YSB Square, a revitalized culture centre in Kuala Lumpur, Malaysia, is creating an unusually intimate venue for appreciating the local arts. “Most of the traditional arts are showcased in larger places like Istana Budaya [a modern national theatre],” says general manager Zaid Ambak Khalid. YSB (shortened from Yayasan Seni Berdaftar, a cultural foundation established in 1983) is set inside a quiet compound in the Ampang Hilir district, one of the best-preserved colonial-era neighborhoods in the city. There are no large halls here, only small rooms, galleries, terraces, and outdoor courts each with limited seating.
“When we have wayang kulit, for example,” says Mr. Khalid, referring to shadow puppet theatre performed outdoors, “we only have a 60 pax capacity, so you can just come and relax, enjoy the show, and then go home.” In 2016, YSB began to expand its objectives from that of a typical charitable arts foundation to something more like an incubator for the commercial potential of Malaysian arts (broadly defined). The new centre opened in mid-2017, and is expected by mid-2018 to have weekly traditional performances, live contemporary music events, standup comedy, arts-focused workshops and a host of health and fitness activities such as yoga, F45 classes, and spa services. “The plan is to have a space where diverse activities are always happening,” says Mr. Khalid. The goal is to create a sustainable operation.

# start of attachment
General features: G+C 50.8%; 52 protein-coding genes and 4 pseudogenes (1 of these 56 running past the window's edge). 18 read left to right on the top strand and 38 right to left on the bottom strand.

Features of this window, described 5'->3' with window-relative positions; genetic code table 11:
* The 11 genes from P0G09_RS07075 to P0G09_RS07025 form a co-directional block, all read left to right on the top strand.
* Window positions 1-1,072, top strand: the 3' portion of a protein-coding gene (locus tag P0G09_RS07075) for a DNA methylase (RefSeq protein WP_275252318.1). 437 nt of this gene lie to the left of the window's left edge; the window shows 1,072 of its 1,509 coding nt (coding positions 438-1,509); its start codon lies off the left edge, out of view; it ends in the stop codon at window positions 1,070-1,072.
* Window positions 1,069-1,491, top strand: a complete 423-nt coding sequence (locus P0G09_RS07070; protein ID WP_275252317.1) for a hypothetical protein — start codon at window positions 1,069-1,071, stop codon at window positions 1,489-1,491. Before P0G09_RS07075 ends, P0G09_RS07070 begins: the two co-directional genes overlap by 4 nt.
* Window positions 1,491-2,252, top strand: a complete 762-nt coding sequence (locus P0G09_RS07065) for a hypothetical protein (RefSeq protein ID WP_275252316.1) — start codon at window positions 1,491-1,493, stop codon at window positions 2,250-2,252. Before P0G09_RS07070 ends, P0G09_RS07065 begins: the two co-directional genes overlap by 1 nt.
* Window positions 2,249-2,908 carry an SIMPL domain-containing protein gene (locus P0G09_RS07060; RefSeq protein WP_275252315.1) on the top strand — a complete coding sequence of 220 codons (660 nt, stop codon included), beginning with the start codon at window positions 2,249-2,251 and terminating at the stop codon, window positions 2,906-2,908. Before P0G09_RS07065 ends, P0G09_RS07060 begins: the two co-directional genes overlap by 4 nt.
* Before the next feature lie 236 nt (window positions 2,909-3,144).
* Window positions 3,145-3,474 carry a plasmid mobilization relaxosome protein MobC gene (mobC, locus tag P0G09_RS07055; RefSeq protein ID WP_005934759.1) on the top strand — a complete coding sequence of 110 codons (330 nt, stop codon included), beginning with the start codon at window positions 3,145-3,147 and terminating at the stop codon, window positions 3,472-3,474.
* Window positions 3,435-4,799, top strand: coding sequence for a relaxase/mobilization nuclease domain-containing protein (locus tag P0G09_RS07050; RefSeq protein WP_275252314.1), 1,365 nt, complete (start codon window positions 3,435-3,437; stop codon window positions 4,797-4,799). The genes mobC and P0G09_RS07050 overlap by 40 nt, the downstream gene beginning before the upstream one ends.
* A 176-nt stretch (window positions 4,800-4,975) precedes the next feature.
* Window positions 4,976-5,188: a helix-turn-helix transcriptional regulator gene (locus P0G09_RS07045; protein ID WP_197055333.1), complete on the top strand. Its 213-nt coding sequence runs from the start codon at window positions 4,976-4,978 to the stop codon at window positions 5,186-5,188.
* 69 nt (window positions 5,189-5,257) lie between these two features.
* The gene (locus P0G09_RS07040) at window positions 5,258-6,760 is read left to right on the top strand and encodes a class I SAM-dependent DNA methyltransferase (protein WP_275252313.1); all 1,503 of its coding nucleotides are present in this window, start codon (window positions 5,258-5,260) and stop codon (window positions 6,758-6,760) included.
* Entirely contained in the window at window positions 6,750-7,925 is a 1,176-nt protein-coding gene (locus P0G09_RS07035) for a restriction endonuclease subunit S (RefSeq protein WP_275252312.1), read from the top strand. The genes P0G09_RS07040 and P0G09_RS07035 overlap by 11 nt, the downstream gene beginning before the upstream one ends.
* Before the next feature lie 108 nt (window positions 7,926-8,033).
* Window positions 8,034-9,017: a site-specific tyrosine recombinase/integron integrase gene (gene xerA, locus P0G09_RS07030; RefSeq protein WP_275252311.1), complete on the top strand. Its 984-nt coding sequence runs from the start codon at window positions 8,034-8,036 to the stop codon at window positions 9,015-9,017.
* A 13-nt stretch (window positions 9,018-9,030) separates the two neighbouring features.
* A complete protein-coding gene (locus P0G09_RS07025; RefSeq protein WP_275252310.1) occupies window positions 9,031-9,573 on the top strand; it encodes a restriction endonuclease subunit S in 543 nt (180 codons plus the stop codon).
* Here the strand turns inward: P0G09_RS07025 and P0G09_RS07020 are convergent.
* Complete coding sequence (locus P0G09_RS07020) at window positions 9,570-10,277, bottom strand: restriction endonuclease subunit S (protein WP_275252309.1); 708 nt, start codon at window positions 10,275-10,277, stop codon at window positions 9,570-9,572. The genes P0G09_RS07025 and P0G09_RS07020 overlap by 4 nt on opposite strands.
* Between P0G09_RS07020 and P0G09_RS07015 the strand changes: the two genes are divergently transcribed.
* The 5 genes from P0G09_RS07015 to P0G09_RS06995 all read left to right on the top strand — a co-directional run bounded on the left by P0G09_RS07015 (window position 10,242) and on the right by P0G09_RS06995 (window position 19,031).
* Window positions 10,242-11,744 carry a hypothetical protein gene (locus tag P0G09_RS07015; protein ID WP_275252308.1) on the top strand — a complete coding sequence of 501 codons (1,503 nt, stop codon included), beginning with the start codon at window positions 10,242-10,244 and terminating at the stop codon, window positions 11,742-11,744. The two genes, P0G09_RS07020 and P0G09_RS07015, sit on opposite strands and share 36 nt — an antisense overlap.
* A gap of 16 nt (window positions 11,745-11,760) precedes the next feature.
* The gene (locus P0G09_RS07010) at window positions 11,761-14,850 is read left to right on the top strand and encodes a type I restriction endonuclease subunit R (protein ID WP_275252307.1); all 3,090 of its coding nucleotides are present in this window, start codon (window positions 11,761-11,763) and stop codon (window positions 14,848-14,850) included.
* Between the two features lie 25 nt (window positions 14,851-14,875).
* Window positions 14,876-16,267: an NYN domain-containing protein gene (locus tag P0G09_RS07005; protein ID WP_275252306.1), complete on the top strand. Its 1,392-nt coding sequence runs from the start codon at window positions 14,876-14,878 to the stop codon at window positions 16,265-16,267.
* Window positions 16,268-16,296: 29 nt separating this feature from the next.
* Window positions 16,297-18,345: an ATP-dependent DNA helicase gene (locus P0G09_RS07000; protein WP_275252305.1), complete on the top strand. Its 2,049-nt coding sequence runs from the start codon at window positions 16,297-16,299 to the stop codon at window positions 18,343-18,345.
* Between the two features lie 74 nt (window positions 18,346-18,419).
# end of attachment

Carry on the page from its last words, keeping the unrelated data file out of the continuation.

Though gift shops won’t be part of the package, throughout the year artisan crafts fairs will pop up regularly, as well as four or more holiday bazaars offering not just handcrafted goods for sale but also a range of foods. “For the Ramadan Bazaar this year,” says Mr. Khalid, “we brought back the traditional form of eating, which is eating from a single large tray. This is not buffet style but rather food on a single tray for one group of four people to share.”
Though YSB does not see its mission as involving tourism promotion, it does see the potential for the centre to facilitate closer connections between travelers and Malaysian creatives. “We do need activities for visitors to be able to get into the local culture,” says Mr. Khalid. “When we look on [social media] for events in Kl, the list of activities is pretty boring. We see there is a huge gap there that can be filled.”
By Robert Kelly